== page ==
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ERIC Number: ED233101
Record Type: RIE
Publication Date: 1983-Apr
Pages: 30
Abstractor: N/A
Reference Count: 0
An Investigation of the Relationship between Student Affective Characteristics and Student Achievement within More and Less Effective School Settings.
Fenn, Lawrence M.; Iwanicki, Edward F.
Conducted in two phases, this study compared students' affective characteristics (locus of control, academic motivation, and self concept) at schools that were identified as either more effective or less effective. In phase one, fourth, fifth, and sixth graders from seven Title I schools in a New England city (n=1,373) were tested on ability and academic achievement. The results provided the basis for classifying the schools as more or less effective. In phase two, sixth graders were subjected to instruments that measured their locus of control, academic motivation, and self concept. In both phases, adjustments were made to account for the effects of background variables on students' achievement and affective characteristics. The findings revealed that, on all measures, the affective disposition of students in more effective schools was consistently more positive than that of students in less effective schools. Discriminant analysis indicated that affective characteristics can be used to predict group membership in more effective and in less effective schools. (Author/MJL)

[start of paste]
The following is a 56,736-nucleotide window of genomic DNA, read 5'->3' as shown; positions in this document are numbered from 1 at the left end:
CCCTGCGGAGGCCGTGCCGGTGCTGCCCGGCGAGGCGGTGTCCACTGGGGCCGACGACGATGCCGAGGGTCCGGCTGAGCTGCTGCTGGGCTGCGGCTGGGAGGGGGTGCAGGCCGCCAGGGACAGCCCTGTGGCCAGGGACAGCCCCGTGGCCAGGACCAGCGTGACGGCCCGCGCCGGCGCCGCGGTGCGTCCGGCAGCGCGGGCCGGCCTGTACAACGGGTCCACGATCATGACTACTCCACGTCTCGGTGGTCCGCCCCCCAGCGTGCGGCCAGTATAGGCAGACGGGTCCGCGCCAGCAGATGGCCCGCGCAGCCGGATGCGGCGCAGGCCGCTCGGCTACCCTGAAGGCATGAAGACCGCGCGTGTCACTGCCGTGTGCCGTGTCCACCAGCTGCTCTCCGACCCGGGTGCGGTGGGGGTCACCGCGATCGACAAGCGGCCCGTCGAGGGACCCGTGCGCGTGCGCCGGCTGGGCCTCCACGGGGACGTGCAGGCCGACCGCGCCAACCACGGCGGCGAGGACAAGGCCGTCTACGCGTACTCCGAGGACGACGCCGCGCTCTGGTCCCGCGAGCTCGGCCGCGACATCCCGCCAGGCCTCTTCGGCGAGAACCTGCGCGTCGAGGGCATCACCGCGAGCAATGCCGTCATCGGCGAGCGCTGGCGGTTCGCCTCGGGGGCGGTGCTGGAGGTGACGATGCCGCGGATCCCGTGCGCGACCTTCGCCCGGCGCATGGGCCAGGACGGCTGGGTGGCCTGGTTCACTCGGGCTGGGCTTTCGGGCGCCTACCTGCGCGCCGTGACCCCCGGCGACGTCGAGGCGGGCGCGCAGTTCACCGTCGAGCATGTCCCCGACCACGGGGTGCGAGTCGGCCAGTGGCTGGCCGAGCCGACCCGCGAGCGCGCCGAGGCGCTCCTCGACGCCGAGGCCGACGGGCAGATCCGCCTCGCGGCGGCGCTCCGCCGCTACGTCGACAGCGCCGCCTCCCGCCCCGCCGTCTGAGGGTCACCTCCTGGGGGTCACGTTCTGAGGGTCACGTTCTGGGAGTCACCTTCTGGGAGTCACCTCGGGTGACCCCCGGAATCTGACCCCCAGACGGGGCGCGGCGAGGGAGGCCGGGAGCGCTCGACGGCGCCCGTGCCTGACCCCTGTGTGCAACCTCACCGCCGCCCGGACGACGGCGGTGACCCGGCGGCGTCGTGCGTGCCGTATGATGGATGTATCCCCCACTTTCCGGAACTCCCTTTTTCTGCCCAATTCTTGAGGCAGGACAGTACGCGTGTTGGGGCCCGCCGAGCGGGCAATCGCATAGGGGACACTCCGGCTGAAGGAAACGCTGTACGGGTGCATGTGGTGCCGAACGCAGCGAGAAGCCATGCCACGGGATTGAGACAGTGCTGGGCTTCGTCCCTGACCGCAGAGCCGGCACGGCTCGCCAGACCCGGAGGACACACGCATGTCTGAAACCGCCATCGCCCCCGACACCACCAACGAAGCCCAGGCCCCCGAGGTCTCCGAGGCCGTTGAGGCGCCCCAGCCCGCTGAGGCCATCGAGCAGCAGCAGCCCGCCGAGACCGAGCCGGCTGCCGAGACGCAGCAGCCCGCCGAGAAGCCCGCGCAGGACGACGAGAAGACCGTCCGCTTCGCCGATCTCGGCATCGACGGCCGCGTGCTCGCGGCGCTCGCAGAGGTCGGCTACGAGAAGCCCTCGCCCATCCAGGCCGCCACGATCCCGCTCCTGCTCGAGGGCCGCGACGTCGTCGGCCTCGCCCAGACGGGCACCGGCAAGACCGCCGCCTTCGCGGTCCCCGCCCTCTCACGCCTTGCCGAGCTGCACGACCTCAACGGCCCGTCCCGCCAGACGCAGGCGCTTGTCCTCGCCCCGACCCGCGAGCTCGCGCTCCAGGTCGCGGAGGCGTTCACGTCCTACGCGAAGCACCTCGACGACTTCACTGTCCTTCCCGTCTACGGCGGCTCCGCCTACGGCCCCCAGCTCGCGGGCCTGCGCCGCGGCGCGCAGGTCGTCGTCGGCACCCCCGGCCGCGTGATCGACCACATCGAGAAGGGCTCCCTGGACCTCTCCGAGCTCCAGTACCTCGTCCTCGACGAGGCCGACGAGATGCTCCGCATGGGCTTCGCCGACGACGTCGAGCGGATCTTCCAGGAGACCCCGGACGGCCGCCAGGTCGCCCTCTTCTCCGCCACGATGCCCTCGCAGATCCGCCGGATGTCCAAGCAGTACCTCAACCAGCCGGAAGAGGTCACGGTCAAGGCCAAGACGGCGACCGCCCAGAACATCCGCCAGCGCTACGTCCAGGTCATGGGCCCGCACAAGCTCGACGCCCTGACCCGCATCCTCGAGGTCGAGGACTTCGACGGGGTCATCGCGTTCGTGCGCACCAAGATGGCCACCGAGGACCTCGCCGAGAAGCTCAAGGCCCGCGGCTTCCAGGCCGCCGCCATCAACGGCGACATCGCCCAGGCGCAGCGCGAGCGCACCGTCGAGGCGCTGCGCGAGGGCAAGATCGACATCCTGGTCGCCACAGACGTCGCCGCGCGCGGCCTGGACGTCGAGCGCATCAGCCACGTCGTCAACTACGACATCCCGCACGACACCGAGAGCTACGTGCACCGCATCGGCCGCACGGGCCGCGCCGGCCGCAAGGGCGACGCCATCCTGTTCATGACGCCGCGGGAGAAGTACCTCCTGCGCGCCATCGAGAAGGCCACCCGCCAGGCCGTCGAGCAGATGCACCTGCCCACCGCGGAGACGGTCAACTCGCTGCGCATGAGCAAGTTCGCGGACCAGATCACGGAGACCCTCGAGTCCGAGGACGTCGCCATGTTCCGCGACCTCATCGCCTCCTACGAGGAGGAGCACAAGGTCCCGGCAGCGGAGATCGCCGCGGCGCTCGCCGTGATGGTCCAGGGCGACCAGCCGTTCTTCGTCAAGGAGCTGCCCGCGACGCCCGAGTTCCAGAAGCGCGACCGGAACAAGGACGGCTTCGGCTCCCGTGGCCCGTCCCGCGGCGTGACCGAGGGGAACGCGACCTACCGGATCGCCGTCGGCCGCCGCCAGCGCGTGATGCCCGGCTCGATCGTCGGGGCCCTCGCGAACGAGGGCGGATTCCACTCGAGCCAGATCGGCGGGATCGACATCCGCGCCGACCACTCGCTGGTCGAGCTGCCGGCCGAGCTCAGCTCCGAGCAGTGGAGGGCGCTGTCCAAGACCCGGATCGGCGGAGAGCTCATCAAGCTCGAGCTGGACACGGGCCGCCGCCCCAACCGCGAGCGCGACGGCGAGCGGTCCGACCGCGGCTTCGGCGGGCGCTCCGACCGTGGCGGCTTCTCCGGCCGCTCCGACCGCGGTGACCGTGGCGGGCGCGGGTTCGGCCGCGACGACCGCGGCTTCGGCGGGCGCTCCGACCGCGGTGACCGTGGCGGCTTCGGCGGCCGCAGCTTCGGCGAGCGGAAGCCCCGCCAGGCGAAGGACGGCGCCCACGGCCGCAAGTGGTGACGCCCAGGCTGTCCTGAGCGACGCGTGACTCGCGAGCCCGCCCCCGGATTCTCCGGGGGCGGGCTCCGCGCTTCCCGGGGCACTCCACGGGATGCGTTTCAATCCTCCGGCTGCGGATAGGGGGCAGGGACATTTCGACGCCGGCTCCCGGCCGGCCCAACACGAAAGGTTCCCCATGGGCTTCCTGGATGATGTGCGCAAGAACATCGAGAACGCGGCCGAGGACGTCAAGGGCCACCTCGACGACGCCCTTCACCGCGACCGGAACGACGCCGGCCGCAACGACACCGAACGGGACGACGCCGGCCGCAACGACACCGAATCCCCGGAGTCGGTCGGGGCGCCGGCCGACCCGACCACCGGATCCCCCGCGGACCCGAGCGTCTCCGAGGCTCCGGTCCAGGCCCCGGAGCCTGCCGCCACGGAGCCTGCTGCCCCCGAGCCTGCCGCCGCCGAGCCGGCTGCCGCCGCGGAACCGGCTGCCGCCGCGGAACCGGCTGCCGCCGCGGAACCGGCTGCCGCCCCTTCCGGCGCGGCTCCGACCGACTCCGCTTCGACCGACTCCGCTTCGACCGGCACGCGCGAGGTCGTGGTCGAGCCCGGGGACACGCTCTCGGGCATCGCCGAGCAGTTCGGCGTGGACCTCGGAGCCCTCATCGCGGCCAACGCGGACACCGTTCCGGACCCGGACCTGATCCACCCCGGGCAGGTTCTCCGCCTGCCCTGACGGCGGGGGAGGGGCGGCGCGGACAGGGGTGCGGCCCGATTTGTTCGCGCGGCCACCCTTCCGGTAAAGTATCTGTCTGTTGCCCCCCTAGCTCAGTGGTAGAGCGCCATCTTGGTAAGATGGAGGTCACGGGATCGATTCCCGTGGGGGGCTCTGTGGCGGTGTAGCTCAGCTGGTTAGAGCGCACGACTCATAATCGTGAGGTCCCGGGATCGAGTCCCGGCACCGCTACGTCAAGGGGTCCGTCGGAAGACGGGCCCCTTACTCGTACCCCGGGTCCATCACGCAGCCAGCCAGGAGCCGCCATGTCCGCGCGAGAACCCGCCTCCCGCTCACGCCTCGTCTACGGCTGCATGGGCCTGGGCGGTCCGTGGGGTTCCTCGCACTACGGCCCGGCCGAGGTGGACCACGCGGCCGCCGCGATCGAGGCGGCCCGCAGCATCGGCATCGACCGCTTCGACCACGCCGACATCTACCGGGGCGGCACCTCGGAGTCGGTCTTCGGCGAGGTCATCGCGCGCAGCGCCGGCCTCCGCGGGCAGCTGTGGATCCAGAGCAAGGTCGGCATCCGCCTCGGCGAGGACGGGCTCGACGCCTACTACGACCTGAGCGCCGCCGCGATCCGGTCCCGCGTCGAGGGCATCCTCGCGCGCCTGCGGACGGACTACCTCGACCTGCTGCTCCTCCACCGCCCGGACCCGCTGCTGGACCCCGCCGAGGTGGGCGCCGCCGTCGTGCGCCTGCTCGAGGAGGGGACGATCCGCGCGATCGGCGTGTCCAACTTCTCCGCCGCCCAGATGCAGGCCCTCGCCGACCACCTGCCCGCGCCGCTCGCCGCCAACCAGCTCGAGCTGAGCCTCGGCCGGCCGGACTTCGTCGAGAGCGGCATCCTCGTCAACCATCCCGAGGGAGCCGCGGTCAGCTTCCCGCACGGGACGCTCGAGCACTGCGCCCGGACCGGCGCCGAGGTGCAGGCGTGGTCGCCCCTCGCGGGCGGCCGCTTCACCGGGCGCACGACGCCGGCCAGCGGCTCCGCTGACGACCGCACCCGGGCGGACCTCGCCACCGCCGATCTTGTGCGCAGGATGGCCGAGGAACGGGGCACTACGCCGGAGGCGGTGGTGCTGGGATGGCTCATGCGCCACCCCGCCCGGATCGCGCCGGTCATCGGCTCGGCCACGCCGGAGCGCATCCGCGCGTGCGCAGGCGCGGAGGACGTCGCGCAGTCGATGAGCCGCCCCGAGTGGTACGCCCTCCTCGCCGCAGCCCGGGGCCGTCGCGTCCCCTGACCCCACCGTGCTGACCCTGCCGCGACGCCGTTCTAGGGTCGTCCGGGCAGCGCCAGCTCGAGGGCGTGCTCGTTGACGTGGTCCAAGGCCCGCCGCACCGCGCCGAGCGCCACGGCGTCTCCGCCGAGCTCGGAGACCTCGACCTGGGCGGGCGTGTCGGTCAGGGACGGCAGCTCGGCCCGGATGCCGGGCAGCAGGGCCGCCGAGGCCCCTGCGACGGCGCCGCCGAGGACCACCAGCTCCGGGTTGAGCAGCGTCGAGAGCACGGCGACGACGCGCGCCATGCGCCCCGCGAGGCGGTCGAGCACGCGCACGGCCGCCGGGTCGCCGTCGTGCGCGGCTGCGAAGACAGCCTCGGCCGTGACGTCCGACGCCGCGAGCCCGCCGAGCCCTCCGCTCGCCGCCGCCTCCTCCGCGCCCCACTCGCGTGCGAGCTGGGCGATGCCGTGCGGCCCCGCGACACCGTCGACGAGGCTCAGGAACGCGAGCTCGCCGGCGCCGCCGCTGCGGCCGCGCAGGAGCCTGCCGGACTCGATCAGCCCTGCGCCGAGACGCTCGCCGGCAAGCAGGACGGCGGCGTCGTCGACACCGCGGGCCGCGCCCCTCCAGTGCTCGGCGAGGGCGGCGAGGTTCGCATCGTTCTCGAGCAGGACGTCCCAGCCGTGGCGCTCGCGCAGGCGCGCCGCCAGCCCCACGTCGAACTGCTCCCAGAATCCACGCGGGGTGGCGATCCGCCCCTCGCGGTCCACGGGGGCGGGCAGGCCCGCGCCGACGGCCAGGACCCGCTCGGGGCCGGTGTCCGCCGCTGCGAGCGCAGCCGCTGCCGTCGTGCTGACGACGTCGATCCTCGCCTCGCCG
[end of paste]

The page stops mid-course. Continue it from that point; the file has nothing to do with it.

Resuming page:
Publication Type: Reports - Research; Speeches/Meeting Papers
Education Level: N/A
Audience: N/A
Language: English
Sponsor: N/A
Authoring Institution: N/A
Note: Paper presented at the Annual Meeting of the American Educational Research Association (Montreal, Quebec, Canada, April 11-15, 1983).